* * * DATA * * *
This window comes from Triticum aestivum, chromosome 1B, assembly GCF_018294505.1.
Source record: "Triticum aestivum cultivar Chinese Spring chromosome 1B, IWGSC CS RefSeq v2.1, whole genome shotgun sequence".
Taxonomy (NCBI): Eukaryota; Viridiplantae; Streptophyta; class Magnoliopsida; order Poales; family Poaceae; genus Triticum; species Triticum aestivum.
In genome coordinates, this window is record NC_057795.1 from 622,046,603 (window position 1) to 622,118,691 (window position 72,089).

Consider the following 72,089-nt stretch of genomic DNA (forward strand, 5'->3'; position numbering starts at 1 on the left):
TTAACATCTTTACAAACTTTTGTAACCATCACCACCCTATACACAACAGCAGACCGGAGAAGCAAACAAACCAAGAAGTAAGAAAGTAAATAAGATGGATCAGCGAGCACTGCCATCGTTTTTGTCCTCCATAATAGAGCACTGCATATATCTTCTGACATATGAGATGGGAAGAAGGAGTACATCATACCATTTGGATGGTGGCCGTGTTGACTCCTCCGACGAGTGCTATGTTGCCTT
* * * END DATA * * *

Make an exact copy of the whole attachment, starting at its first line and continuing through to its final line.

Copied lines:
This window comes from Triticum aestivum, chromosome 1B, assembly GCF_018294505.1.
Source record: "Triticum aestivum cultivar Chinese Spring chromosome 1B, IWGSC CS RefSeq v2.1, whole genome shotgun sequence".
Taxonomy (NCBI): Eukaryota; Viridiplantae; Streptophyta; class Magnoliopsida; order Poales; family Poaceae; genus Triticum; species Triticum aestivum.
In genome coordinates, this window is record NC_057795.1 from 622,046,603 (window position 1) to 622,118,691 (window position 72,089).

Consider the following 72,089-nt stretch of genomic DNA (forward strand, 5'->3'; position numbering starts at 1 on the left):
TTAACATCTTTACAAACTTTTGTAACCATCACCACCCTATACACAACAGCAGACCGGAGAAGCAAACAAACCAAGAAGTAAGAAAGTAAATAAGATGGATCAGCGAGCACTGCCATCGTTTTTGTCCTCCATAATAGAGCACTGCATATATCTTCTGACATATGAGATGGGAAGAAGGAGTACATCATACCATTTGGATGGTGGCCGTGTTGACTCCTCCGACGAGTGCTATGTTGCCTT